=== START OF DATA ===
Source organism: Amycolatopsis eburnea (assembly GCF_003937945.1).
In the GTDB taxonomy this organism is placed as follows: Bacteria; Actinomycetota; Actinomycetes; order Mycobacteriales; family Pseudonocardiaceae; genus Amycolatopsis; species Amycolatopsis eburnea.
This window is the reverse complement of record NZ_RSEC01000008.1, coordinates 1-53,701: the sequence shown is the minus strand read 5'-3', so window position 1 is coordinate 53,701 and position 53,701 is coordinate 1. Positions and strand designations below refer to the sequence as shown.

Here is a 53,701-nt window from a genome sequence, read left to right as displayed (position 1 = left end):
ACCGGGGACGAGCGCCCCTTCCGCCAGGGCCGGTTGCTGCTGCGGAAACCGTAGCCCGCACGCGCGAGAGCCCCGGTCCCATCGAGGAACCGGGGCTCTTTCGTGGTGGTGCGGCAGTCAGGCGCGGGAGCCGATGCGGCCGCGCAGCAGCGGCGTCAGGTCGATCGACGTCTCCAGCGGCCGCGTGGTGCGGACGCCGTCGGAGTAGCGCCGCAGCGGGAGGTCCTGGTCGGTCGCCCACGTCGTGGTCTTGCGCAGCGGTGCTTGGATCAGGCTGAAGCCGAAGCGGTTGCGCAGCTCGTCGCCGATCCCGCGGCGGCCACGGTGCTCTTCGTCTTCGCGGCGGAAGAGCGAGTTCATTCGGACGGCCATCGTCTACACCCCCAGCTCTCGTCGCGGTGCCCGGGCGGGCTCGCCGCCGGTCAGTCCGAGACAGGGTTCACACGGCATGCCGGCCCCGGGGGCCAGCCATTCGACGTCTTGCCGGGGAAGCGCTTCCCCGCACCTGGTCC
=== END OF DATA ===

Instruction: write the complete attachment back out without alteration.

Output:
Source organism: Amycolatopsis eburnea (assembly GCF_003937945.1).
In the GTDB taxonomy this organism is placed as follows: Bacteria; Actinomycetota; Actinomycetes; order Mycobacteriales; family Pseudonocardiaceae; genus Amycolatopsis; species Amycolatopsis eburnea.
This window is the reverse complement of record NZ_RSEC01000008.1, coordinates 1-53,701: the sequence shown is the minus strand read 5'-3', so window position 1 is coordinate 53,701 and position 53,701 is coordinate 1. Positions and strand designations below refer to the sequence as shown.

Here is a 53,701-nt window from a genome sequence, read left to right as displayed (position 1 = left end):
ACCGGGGACGAGCGCCCCTTCCGCCAGGGCCGGTTGCTGCTGCGGAAACCGTAGCCCGCACGCGCGAGAGCCCCGGTCCCATCGAGGAACCGGGGCTCTTTCGTGGTGGTGCGGCAGTCAGGCGCGGGAGCCGATGCGGCCGCGCAGCAGCGGCGTCAGGTCGATCGACGTCTCCAGCGGCCGCGTGGTGCGGACGCCGTCGGAGTAGCGCCGCAGCGGGAGGTCCTGGTCGGTCGCCCACGTCGTGGTCTTGCGCAGCGGTGCTTGGATCAGGCTGAAGCCGAAGCGGTTGCGCAGCTCGTCGCCGATCCCGCGGCGGCCACGGTGCTCTTCGTCTTCGCGGCGGAAGAGCGAGTTCATTCGGACGGCCATCGTCTACACCCCCAGCTCTCGTCGCGGTGCCCGGGCGGGCTCGCCGCCGGTCAGTCCGAGACAGGGTTCACACGGCATGCCGGCCCCGGGGGCCAGCCATTCGACGTCTTGCCGGGGAAGCGCTTCCCCGCACCTGGTCC